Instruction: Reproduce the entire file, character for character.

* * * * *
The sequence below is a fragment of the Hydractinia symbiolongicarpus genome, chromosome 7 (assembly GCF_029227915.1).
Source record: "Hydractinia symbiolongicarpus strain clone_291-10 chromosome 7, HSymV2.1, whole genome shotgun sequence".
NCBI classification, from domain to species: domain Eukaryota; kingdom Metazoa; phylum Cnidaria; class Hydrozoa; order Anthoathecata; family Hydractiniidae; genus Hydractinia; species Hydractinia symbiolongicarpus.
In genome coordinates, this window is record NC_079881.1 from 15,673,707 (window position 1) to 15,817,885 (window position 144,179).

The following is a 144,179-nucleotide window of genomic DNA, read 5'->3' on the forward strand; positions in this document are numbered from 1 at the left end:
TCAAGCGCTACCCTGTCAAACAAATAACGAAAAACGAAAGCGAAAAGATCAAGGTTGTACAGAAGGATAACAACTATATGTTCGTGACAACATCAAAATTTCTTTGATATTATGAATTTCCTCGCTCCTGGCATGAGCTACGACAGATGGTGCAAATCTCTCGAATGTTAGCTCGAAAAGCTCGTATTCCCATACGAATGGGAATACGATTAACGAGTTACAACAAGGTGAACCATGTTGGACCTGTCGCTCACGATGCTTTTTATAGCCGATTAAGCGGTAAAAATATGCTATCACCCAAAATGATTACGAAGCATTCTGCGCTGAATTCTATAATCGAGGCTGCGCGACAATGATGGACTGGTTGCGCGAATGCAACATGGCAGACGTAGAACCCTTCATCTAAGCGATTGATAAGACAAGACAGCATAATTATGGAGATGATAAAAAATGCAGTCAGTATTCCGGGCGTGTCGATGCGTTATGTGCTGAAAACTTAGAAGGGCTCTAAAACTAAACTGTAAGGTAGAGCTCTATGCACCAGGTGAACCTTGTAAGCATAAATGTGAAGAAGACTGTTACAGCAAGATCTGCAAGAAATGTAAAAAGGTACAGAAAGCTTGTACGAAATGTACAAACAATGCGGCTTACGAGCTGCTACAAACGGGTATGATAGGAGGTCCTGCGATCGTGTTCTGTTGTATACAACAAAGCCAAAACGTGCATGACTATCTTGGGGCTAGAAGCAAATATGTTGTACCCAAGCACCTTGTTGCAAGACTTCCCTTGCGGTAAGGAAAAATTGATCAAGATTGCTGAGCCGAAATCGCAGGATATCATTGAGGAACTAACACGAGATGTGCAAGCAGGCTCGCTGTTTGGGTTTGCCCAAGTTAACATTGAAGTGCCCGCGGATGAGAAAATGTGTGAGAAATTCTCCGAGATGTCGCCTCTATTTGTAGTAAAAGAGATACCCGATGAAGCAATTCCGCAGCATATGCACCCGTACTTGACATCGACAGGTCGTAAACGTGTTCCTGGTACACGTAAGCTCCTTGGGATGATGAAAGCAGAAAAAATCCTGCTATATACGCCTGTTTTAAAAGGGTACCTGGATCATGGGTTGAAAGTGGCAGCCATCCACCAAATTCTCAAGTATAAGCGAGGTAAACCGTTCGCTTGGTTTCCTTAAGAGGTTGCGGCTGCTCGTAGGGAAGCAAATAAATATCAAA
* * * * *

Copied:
The sequence below is a fragment of the Hydractinia symbiolongicarpus genome, chromosome 7 (assembly GCF_029227915.1).
Source record: "Hydractinia symbiolongicarpus strain clone_291-10 chromosome 7, HSymV2.1, whole genome shotgun sequence".
NCBI classification, from domain to species: domain Eukaryota; kingdom Metazoa; phylum Cnidaria; class Hydrozoa; order Anthoathecata; family Hydractiniidae; genus Hydractinia; species Hydractinia symbiolongicarpus.
In genome coordinates, this window is record NC_079881.1 from 15,673,707 (window position 1) to 15,817,885 (window position 144,179).

The following is a 144,179-nucleotide window of genomic DNA, read 5'->3' on the forward strand; positions in this document are numbered from 1 at the left end:
TCAAGCGCTACCCTGTCAAACAAATAACGAAAAACGAAAGCGAAAAGATCAAGGTTGTACAGAAGGATAACAACTATATGTTCGTGACAACATCAAAATTTCTTTGATATTATGAATTTCCTCGCTCCTGGCATGAGCTACGACAGATGGTGCAAATCTCTCGAATGTTAGCTCGAAAAGCTCGTATTCCCATACGAATGGGAATACGATTAACGAGTTACAACAAGGTGAACCATGTTGGACCTGTCGCTCACGATGCTTTTTATAGCCGATTAAGCGGTAAAAATATGCTATCACCCAAAATGATTACGAAGCATTCTGCGCTGAATTCTATAATCGAGGCTGCGCGACAATGATGGACTGGTTGCGCGAATGCAACATGGCAGACGTAGAACCCTTCATCTAAGCGATTGATAAGACAAGACAGCATAATTATGGAGATGATAAAAAATGCAGTCAGTATTCCGGGCGTGTCGATGCGTTATGTGCTGAAAACTTAGAAGGGCTCTAAAACTAAACTGTAAGGTAGAGCTCTATGCACCAGGTGAACCTTGTAAGCATAAATGTGAAGAAGACTGTTACAGCAAGATCTGCAAGAAATGTAAAAAGGTACAGAAAGCTTGTACGAAATGTACAAACAATGCGGCTTACGAGCTGCTACAAACGGGTATGATAGGAGGTCCTGCGATCGTGTTCTGTTGTATACAACAAAGCCAAAACGTGCATGACTATCTTGGGGCTAGAAGCAAATATGTTGTACCCAAGCACCTTGTTGCAAGACTTCCCTTGCGGTAAGGAAAAATTGATCAAGATTGCTGAGCCGAAATCGCAGGATATCATTGAGGAACTAACACGAGATGTGCAAGCAGGCTCGCTGTTTGGGTTTGCCCAAGTTAACATTGAAGTGCCCGCGGATGAGAAAATGTGTGAGAAATTCTCCGAGATGTCGCCTCTATTTGTAGTAAAAGAGATACCCGATGAAGCAATTCCGCAGCATATGCACCCGTACTTGACATCGACAGGTCGTAAACGTGTTCCTGGTACACGTAAGCTCCTTGGGATGATGAAAGCAGAAAAAATCCTGCTATATACGCCTGTTTTAAAAGGGTACCTGGATCATGGGTTGAAAGTGGCAGCCATCCACCAAATTCTCAAGTATAAGCGAGGTAAACCGTTCGCTTGGTTTCCTTAAGAGGTTGCGGCTGCTCGTAGGGAAGCAAATAAATATCAAA